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History of Building

The Elora School has stood for more than 160 years, serving students and the community.

Elora Public School, circa 1912

Now a designated heritage building, over the years the structure itself has undergone numerous additions and renovations in order to meet the needs of growing student enrolment. For some, the resulting disarray of styles and forms leave much to be desired but, for the Elora Centre for the Arts, the building is a charming, historical treasure.

The southeast corner is the oldest part of the building. Erected in 1856, it served first as the girls’ school. A new boys’ school was constructed on the north side of the existing structure in 1866. Five years later, the village would see the controversial integration of boys and girls education. Another major phase of construction was undertaken in 1874 with the addition of the north wing that would house the public school students while the village high school moved into the original girls’ school.

Over the years, modern amenities were added. Electric lights and bathrooms were put in place in 1927 and the four furnaces installed in 1895 were later replaced by a central steam heating system (1935). The final addition to the building was the three-story structure on the southwest corner built in 1939 to serve a growing high school enrolment. This structure is believed to be the last stone building erected in the village of Elora.

In 1959 a new high school was built at another site and the Elora School reverted back to a public school serving various grade levels over the years until it was permanently closed in 1996. At that time, the original girls’ school was probably the oldest active school building in the province, and the 1939 addition was the last three-story structure still in use in the county.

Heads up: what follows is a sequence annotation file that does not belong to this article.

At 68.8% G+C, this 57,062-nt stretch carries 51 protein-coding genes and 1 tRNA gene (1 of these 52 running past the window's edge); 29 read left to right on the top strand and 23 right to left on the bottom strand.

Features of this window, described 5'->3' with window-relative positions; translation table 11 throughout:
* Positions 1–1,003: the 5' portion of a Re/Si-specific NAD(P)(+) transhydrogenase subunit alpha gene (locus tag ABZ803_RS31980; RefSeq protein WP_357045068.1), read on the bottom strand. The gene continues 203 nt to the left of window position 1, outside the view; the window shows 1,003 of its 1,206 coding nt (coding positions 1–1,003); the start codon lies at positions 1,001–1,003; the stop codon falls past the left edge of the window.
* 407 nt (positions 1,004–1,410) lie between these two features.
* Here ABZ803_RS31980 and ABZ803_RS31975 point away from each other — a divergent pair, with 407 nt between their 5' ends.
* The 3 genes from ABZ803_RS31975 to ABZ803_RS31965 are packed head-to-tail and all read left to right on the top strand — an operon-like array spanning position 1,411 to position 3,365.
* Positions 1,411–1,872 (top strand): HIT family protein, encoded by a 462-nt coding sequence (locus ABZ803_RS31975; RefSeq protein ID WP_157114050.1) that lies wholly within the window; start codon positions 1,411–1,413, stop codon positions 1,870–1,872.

One of the greatest contributors to the school was David Boyle, who served as Principal from 1871 to 1881. An important figure in Elora’s 19th century intellectual life, Boyle enriched the region with his pioneering work in geology and archeology. Many notable students also attended the school. Those who achieved respect outside the community include: John Connon, local historian and photographer and inventor of the panoramic camera; John Drew, lawyer, whose son George Drew became Premier of Ontario; Charles Kirk Clarke, psychiatrist, after whom the Clarke Institute of Psychiatry is named; and Marion Roberts, who married Fredrick Banting, the doctor credited with the discovery of insulin. Charles Broley, a student of David Boyle and avid birder, was one of the first ornithologists to identify the effects of DDT on birds; his work was later used by Rachel Carson in her groundbreaking book Silent Spring.


Elora Public School, circa 1912

David Boyle & The School

David Boyle, principal from 1871 to 1881

One of the greatest contributors to the school was David Boyle, who served as principal from 1871 to 1881.

A key figure in Elora’ s 19th century intellectual life, Boyle enriched the region with his pioneering work in geology and archeology. Though he possessed no formal training as a teacher, Boyle was preoccupied with theories of education. Going against the conventions of his time, Boyle believed that girls were fully capable of understanding scientific subjects and solving mathematical problems. He also rejected traditional teaching methods, instead developing a child-centred philosophy that encouraged reasoning and understanding, fostered by the student’s own natural curiosity about the world around them.

During his tenure at the school, six new rooms were added- one of which Boyle set up as a museum containing archeological specimens, minerals, curiosities, and other artifacts that he used as teaching aids. When Boyle moved to Toronto, he brought with him the indigenous artifacts and relics he had collected in the Elora area, eventually placing them under the care of the Ontario Provincial Museum. Since 1933, this collection has been housed in the David Boyle Room at the Royal Ontario Museum.

– Adapted from research by the Elora historian, Stephen Thorning